Essential sites along the Inca Trail to Machu Picchu.

Celebrate your journey along one of the worlds greatest Treks.

Six sites along the  Inka trail to Machu Picchu. 


Within a mile of the start of the classic Inca trail the site of Patallacta can viewed to the right. Patallacta can be translated as ‘town on high’ a befitting name for this site of over one hundred buildings high above the valley floor. Unoccupied in modern times the site was more vibrant in the times of Incan rule. 

Patallacta has a central plaza and clearly some ritual ceremonies would have taken place here. The site produced a variety of agricultural goods to supply the  citadel of Machu Picchu and its royal guests. In 1536 the site was burnt by Manco Inca Yupanquis troops as they retreated deep into the jungle to escape the Spaniards. This burning of the site is believed to have been a key factor in thwarting Spanish abilities to find Machu Picchu.



 A most interesting little complex that shares its name with the mountain on whose side it is constructed. The most striking feature of this site is the relatively unusual circular shape reminiscent of the temple of the sun at Machu Picchu. Whilst the construction technique does not match the craftsmanship of the temple of the sun, it’s distinct shape and location gives it a ceremonial aspect.

 The name Runkuraqay can be translated in a variety of different ways, Runku is best translated as meaning basket in English and raqay can be viewed as either collapsed or abandoned house.  With clouds often forming around its base it could be viewed as sometimes floating in air a good reason to label it as abandoned. Runkuraqay was made of a mixture of slate and grey granite. It’s ceremonial setting, acting as a fine viewpoint of Sayaqmarca ruins was undoubtedly a motivation in the location of its construction.



 Almost certainly a PreInca site occupied and lived in by the Qolla people, Sayaqmarca  was expanded by the Incas and incorporated into their empire early in the Incan territorial expansion. Fountains, water ways and ceremonial baths have been ethched into steep mountain terrain in a truly impressive example of Andean ingenuity and skill. A true highlight of the Inca trail that was deeply appreciated by the royal visitors to the region in Incan times.

 Sayaqmarca can be taken to mean dominating people or dominating town depending on which Quechua expert you believe. The steep steps leading to the site are as challenging as pretty much any within the Incan region, although the llama sector at Choquequirao seemed like the steepest sector  I have ever climbed.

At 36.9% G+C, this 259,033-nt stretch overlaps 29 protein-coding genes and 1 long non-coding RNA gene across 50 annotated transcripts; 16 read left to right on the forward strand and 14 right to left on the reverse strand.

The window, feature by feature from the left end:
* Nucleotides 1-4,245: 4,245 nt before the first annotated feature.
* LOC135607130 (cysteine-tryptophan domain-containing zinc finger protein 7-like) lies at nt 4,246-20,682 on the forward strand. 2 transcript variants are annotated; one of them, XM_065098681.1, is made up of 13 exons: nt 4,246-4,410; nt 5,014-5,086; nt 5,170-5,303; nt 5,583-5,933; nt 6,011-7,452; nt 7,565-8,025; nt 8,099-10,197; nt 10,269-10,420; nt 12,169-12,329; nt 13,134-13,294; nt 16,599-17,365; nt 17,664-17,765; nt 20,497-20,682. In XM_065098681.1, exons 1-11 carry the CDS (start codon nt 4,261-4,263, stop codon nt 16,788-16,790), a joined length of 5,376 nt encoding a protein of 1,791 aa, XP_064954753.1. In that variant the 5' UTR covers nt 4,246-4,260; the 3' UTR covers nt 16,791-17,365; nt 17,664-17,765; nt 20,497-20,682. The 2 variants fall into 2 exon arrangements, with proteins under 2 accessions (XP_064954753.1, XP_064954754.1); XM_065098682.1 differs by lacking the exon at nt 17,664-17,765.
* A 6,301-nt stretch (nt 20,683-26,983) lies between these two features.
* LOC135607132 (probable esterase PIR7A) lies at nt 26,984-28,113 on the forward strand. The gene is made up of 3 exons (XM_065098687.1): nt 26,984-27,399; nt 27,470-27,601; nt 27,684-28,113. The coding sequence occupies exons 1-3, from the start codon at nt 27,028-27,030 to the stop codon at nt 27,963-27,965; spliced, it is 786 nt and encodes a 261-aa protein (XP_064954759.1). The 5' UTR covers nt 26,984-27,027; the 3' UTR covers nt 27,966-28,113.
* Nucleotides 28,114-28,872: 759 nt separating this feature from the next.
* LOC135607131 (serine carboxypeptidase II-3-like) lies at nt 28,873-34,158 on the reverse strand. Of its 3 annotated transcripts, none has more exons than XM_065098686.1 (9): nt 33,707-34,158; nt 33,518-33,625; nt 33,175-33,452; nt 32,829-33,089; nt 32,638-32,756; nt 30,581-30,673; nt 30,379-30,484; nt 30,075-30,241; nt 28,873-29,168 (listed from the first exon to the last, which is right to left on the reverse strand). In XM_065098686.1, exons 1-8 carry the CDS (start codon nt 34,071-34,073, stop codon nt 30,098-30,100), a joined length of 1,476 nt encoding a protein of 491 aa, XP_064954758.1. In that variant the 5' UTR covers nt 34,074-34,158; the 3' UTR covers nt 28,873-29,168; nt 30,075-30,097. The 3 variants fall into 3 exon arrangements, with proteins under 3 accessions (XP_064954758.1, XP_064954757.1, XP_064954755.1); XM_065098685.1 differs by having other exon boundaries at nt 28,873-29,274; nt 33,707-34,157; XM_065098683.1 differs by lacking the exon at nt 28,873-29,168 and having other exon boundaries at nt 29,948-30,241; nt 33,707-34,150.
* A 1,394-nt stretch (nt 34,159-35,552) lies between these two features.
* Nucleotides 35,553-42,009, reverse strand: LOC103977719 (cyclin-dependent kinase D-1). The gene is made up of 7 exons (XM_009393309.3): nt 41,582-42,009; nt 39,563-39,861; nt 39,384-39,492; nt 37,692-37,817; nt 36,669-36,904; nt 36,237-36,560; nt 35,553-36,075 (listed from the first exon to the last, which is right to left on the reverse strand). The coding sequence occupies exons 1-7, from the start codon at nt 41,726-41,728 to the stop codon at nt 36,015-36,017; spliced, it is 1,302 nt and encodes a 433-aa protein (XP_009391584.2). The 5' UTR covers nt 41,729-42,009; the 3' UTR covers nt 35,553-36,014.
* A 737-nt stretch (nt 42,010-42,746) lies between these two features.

Phuyupatamarca, meaning ‘the town amongst the clouds, lives up to its name as it is often seen from afar as if floating in the misty clouds that form in the region. Believed to have accommodated around a hundred inhabitants at the time of the Inca it has stood the test of time.

The site is probably the best preserved site on the Inca trail and boasts six ceremonial baths along with observation platforms for night time astronomy. Phuyupatamarca also affords views of Intipata and winaywayna in the distance.  The site was designed with water channels flowing through the multiple levels creating both a visually appealing sight and a practical way of irrigating vegetable fields.




Winaywayna takes it name from an abundant orchid growing there, meaning ‘forever young’, the site is a sure sign that you are close to reaching your final destination of Machu Picchu. This is the last major location before you make your way up the steps leading to the sun gate entrance of Machu Picchu. Yet another incredible example of Andean terraces and fine buildings clinging to the side of steep mountain sides.

 Winaywayna is a testimony to much of the architectural skills on display at Machu Picchu itself. It has fine examples of single and double door lintels and other Incan construction techniques. The site contains buildings designed for  grain storage, administration purposes and Andean terraces above and below to supply Machu Picchu with the fresh goods demanded by the Incan royalty.




After a marathon journey of epic proportions through steep mountain trails the sungate is a fitting reward for the adventurous visitor to Mach Picchu. As you cross the portal an incredible first site of the Incan citadel awaits you. At 2745 meters above sea level the sungate looks down on Machu Picchu 300 meters below.

After 4 or 5 days of trekking this view is regarded by many as the most memorable aspect of the Inca trail itself. Known as Inti Punku in Quechua the sungate is the most spectacular way to view Machu Picchu for the first time.


Our Inca trail map has been designed to celebrate the achievement of making the marathon journey of 26 miles to Machu Picchu along this trail first popularized a hundred years ago by Hiram Bingham.


For information on this map feel free to contact us or click on this link to see purchasing options.